Giovanni Wojciechowski from Lodi, Italy grew up never knowing his father, a Polish soldier who lost contact with him after the war. Giovanni’s daughter, Nicoletta, helped her father find and reconnect with his father’s family with the help of a Smart Match on MyHeritage.
Here is her story:
My grandfather, Zdzisław Wojciechowski, was a Polish soldier fighting in the Polish II Corps which helped liberate Italy in 1944.
With his military unit, he had come a long way before arriving in Italy: Iran, Iraq, Palestine, Egypt…
The history of the Polish II Corps is not well-known. After the Soviet Union was attacked by its former ally — Nazi Germany — and changed its alliance, Stalin agreed in 1941 to raise a Polish army composed of Polish prisoners of war captured in September 1939. The Polish II Corps, also called the Polish Army of the West, eventually joined the British Army.
Upon their arrival on Italian soil, these Polish soldiers participated in some intense fighting, including the famous battle of Monte Cassino — for which Zdzisław was awarded the Medal of Military Valor.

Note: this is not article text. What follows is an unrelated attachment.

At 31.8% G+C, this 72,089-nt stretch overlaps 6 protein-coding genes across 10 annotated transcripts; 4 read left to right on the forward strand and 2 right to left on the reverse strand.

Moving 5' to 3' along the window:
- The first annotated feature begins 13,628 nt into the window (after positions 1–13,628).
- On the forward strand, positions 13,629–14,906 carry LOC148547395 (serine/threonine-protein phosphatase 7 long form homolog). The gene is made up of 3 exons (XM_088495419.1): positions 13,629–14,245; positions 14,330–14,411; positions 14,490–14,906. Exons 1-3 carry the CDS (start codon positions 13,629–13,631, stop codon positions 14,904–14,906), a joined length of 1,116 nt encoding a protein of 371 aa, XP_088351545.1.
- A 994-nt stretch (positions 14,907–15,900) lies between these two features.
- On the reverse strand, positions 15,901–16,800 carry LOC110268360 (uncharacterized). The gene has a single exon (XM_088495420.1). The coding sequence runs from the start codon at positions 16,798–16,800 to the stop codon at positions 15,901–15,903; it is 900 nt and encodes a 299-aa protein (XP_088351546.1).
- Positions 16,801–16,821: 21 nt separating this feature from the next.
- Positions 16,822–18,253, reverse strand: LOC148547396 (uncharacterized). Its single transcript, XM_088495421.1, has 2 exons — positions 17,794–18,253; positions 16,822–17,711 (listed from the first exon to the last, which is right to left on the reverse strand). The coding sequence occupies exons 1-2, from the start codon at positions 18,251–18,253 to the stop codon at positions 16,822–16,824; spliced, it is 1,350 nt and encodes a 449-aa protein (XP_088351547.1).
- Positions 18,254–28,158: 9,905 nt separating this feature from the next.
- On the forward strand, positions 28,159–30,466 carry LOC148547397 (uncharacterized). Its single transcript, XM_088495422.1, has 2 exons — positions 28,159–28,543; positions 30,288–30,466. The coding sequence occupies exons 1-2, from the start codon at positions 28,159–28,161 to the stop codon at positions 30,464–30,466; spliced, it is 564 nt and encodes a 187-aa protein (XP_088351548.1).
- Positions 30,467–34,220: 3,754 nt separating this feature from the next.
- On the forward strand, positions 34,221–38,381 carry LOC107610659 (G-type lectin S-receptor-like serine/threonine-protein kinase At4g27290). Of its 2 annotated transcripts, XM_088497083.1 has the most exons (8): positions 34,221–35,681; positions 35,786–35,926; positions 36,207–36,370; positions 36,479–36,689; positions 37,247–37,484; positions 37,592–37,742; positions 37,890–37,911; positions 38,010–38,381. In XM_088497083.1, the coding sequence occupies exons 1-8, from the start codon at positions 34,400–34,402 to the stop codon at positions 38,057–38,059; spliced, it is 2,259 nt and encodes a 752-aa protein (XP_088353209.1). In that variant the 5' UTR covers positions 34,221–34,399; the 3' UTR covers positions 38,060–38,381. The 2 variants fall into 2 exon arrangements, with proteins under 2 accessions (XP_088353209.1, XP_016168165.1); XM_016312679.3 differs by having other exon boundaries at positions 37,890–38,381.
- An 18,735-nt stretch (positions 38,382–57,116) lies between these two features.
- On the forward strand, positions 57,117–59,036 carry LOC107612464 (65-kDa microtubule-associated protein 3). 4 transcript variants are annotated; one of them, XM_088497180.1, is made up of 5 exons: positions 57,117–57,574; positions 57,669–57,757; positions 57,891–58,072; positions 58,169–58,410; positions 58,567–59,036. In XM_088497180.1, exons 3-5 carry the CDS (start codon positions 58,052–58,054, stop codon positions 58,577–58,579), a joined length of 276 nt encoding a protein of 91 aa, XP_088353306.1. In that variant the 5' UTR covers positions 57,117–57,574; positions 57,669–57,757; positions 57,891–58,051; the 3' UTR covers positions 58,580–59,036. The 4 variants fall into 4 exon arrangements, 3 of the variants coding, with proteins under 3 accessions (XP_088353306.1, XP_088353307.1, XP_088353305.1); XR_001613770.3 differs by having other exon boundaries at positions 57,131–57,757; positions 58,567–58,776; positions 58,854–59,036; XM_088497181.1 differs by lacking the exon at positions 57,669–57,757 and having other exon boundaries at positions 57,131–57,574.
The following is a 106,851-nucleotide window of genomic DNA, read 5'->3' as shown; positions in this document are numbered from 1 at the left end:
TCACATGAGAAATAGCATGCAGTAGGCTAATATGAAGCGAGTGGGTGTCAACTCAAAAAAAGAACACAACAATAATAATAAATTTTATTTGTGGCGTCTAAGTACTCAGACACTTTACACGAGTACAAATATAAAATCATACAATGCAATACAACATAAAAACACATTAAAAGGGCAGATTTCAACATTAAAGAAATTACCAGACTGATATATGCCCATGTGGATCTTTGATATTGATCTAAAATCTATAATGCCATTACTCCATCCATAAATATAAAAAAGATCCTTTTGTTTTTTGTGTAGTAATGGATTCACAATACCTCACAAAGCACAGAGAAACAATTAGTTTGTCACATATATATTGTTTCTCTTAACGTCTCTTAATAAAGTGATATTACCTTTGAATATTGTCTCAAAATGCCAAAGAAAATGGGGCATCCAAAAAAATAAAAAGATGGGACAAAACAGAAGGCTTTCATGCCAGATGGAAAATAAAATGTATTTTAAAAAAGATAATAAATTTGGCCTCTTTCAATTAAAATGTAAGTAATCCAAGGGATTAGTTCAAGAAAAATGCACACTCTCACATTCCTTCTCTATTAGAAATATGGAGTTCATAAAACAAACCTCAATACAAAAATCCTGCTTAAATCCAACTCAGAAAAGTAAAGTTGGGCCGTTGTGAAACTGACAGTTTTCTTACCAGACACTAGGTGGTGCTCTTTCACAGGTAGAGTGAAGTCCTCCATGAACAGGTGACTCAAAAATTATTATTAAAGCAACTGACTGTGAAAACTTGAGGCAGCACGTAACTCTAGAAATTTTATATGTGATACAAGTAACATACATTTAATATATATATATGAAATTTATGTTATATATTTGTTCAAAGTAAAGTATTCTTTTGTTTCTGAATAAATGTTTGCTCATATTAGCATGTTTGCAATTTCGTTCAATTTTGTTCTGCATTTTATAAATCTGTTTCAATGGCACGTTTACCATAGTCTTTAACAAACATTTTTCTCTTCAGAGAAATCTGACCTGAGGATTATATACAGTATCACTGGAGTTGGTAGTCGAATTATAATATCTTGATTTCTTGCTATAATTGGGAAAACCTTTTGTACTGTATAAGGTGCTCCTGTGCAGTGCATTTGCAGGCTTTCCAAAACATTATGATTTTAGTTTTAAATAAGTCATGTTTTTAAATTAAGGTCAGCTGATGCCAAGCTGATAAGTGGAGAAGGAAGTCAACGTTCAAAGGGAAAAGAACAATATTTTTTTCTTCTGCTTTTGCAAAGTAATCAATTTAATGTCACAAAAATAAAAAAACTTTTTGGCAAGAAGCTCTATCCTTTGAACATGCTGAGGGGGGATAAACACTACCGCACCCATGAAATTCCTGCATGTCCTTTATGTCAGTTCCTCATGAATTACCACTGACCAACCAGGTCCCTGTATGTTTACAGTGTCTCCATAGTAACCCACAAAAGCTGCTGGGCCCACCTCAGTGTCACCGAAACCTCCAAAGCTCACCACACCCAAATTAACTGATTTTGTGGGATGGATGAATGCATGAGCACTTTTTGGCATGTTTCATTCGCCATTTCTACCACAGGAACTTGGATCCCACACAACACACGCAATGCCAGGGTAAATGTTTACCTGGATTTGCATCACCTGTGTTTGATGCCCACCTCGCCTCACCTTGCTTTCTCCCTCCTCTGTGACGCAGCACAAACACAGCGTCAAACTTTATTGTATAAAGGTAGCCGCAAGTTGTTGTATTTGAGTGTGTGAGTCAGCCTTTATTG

From there, they pushed northward through Italy and arrived in Romagna. The Poles fought in towns like Forli, which was liberated on November 9, 1944, and Bologna, which was liberated in April 1945. They were stationed in the region for over a year.
My grandmother, Lina, was from Forli. Her parents lived in a large house in San Lorenzo in Noceto, which was first occupied by the British and then the Polish II Corps. That was how Lina and Zdzisław met, and on May 2, 1946, my father was born. He was named Giovanni, after his paternal grandfather, Jan. Zdzisław was very religious, so he asked his regimental chaplain for permission to be with my grandmother. After learning about the circumstances, the chaplain gave his approval. My grandfather was very generous first by recognizing my father (which was no small matter at the time), then by bringing food and selling his cigarettes to help provide for his daughter’s new family.
Zdzisław had been married when he left Poland at the outbreak of the war, and had a son named Krzysztof. But Poland was so badly devastated in the war that he was sure his Polish wife and son were dead.
After his long stay in Romagna, and only a few months after the birth of my father, Zdzisław was stationed in England. My grandmother and my father were supposed to go with him, but my great-grandmother thought the trip was too risky for a baby and they stayed behind.
A long-lost Polish grandfather